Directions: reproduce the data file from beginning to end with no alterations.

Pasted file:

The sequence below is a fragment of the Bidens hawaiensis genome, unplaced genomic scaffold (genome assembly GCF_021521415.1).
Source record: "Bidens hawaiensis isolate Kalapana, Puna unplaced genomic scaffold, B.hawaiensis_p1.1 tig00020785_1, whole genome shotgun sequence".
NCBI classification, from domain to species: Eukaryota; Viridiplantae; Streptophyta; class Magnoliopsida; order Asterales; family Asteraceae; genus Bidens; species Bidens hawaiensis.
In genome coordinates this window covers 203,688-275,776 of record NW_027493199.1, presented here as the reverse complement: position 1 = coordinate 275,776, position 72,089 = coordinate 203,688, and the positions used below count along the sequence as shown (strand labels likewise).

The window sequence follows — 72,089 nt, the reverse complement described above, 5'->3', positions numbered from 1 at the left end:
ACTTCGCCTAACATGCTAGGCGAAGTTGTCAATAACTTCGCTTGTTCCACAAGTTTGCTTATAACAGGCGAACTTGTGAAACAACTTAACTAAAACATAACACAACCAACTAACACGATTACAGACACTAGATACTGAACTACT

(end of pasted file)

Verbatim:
The sequence below is a fragment of the Bidens hawaiensis genome, unplaced genomic scaffold (genome assembly GCF_021521415.1).
Source record: "Bidens hawaiensis isolate Kalapana, Puna unplaced genomic scaffold, B.hawaiensis_p1.1 tig00020785_1, whole genome shotgun sequence".
NCBI classification, from domain to species: Eukaryota; Viridiplantae; Streptophyta; class Magnoliopsida; order Asterales; family Asteraceae; genus Bidens; species Bidens hawaiensis.
In genome coordinates this window covers 203,688-275,776 of record NW_027493199.1, presented here as the reverse complement: position 1 = coordinate 275,776, position 72,089 = coordinate 203,688, and the positions used below count along the sequence as shown (strand labels likewise).

The window sequence follows — 72,089 nt, the reverse complement described above, 5'->3', positions numbered from 1 at the left end:
ACTTCGCCTAACATGCTAGGCGAAGTTGTCAATAACTTCGCTTGTTCCACAAGTTTGCTTATAACAGGCGAACTTGTGAAACAACTTAACTAAAACATAACACAACCAACTAACACGATTACAGACACTAGATACTGAACTACT